Dec 5, 2012 8:00am PST
like education are a path laid to burning the right to be heard. because a lot of communities are saying we just don't believe that you care about us. i think that having folks who communicate well is a ticket to making that hard battle happen. greg: i read his books and offense. your latest one, you revert to the republican party as hard wing conservatives. that they are being pushed into political relevance. >> yes, for example, the fight over the fiscal cliff is taking place between speaker boehner and the white house. they put republicans in the senate in a rare type of position where they are in the game, but they are not the leaders of the game. see what is going on in the senate in general. we're republicans should have the majority of the senate, if not highly ontological candidates were nominated by the party base. thinking of someone like richard murdoch in indiana. there's no reason the democrats should not hold that seat. they are putting republicans in the senate at a disadvantage. >> the other thing is that ted cruz is a tea party candidate, marco rubio is a tea part
Dec 6, 2012 11:00am EST
have a background in education. jon: and your husband has a degree in economics -- >> he does. jon: and when, when you went to him and said that you wanted to, what, expand the line? >> yeah. he said to me, you can't keep doing this yourself. so we decided to really in earnest make an attempt to make this become a company, and we've been very successful with it, and it's been a ton of fun. jon: again, i just find it so fascinating because you took aspects of things you're interested in, for instance, equestrian events, and decided that that might be kind of an interesting business. >> it is. it's a niche that we found in the market, and we felt that there was a need out there for the american-made products that was being bench made and made by hand with lots of integrity in a very authentic brand. and we did find that the niche we suspected was out there is, indeed, there, and our clients are very loyal to us. jon: and your workers are primarily amish, is that correct? >> they are. we've been able to give jobs to quite a few women in our local community as well as in eastern pennsy
Dec 10, 2012 8:00am PST
its new home at the national museum of naval education in pensacola florida. we have an a and t recovery manager who helps recover the planes. and an admiral. why did you want to see this one on the surface. >> this is an airplane that represents the greatest generation in world war 2 roam. these young men and women who flew the aircraft, and maintained the airplanes the wildcat was our front-line fighter at the beginning of world war ii. to bring an aircraft like this back into existence for all americans and people from around the world to see is critically important to our mission of presenting and preserving the history of naval aviation. jon: these things were pretty rugged when they were built but it's pretty hard to bring them to the surface half what, 6 5:00 years without them breaking to piece. how did you do that? >> well, i want to say it's really difficult, but we've been doing it for years and we've done it a number of times. we do it just very slowly and very carefully. >> towing it as i understand it you had to tow this thing underwater slower than a person walks.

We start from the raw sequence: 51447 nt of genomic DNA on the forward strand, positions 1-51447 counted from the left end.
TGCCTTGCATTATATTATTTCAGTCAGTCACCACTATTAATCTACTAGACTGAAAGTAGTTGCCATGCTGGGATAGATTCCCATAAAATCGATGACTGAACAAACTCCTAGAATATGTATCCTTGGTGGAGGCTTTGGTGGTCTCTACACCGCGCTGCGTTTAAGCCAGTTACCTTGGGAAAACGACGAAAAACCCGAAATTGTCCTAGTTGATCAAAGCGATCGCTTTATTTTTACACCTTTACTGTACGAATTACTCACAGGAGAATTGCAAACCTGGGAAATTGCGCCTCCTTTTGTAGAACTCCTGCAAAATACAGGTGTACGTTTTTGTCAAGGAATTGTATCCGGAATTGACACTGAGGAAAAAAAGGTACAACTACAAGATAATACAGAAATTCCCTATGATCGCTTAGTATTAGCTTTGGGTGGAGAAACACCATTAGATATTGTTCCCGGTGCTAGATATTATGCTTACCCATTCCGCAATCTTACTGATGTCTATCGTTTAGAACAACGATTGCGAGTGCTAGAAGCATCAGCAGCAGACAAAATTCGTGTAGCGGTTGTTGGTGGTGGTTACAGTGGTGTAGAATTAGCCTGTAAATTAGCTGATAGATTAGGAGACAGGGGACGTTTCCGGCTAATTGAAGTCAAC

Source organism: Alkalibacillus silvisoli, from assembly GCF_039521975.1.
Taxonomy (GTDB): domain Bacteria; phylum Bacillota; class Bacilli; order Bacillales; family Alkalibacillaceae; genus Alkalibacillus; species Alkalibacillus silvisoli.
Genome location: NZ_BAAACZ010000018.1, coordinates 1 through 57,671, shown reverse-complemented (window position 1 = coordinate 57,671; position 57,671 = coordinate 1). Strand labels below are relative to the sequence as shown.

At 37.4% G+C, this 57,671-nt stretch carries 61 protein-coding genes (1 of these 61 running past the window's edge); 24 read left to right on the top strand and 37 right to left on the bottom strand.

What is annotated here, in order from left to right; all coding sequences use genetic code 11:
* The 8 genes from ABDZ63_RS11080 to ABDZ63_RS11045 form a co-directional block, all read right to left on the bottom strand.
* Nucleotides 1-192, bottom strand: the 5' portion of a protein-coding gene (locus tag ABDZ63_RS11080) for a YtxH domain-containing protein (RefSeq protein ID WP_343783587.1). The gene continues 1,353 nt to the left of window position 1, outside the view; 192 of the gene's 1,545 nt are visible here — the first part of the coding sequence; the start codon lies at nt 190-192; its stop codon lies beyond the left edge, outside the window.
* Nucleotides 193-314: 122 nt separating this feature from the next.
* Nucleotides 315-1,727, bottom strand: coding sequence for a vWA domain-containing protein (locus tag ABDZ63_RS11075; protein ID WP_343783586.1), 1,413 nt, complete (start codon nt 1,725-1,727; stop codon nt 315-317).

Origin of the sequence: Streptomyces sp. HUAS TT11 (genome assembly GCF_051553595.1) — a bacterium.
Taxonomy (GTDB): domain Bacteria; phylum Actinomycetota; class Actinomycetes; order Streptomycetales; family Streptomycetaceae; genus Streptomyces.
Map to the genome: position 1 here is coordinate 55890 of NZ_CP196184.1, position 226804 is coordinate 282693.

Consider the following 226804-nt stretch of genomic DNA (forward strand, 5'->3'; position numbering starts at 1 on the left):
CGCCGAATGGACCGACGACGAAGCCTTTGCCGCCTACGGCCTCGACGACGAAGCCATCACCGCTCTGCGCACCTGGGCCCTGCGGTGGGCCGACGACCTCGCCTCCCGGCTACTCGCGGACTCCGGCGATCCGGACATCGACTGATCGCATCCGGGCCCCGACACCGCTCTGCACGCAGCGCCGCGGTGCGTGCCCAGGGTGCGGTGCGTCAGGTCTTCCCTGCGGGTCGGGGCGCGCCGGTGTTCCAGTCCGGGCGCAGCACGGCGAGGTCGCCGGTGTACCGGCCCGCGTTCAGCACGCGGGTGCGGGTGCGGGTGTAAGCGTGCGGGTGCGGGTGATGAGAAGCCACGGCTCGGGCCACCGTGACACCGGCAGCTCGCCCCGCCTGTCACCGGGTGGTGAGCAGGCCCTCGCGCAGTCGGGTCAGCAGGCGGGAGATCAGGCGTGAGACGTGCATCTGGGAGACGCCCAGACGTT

Dec 13, 2012 8:00am PST
college education, and many schools are going out of their way to attract even more students from china. claudia cowan is live in san francisco with more on all of this. what's driving the search? >> reporter: well, jenna, you can start with china's booming economy and rich middle class. it means for the first time in china's history millions of families can afford to send their children to american colleges and universities, help them get those valuable degrees and start networking, and these families are willing to the pay full freight, often tens of thousands of dollars in tuition while their children are free to study what they want. >> we have a lot of freedom to choose classes, professors, your career path, academic path whereas in china everything is set already. >> reporter: there are now 194,000 chinese students enrolled in this cub. jenna, that is one out of every four international student. jenna: so a lot of benefits, but what about the challenges associate with the this type of, i guess you can call it aggressive recruiting? >> well, on some campuses, you're right. it's bee
Dec 11, 2012 8:00am PST
steve cook, president of the michigan education association. he says this. whether the proponents call this rite to work or freedom to work, it is freedom to freeload. many unions say if they don't have people come in to join the unions, pay dues, necessary, unions lose power. unions in their argument protected working conditions and wages for years in this country. this is the big transition. not only state to go through it. we do expect rick snyder at any moment today to sign this legislation into law. we'll take you back to michigan as we hear more. obviously a lot of people on both sides debating this today. rick: we're all over that important story. we're also following new developments out of north korea and that country's plan to test a long range rocket. the launch was scheduled to happen any day now. north korea dismantling the rocket to take it off the lawn of pad. is the north caving in to international pressure or could this mean something else entirely. >>> also a kansas family murdered in their homes. the year, 1959. that story brought to live in the chilling crime book.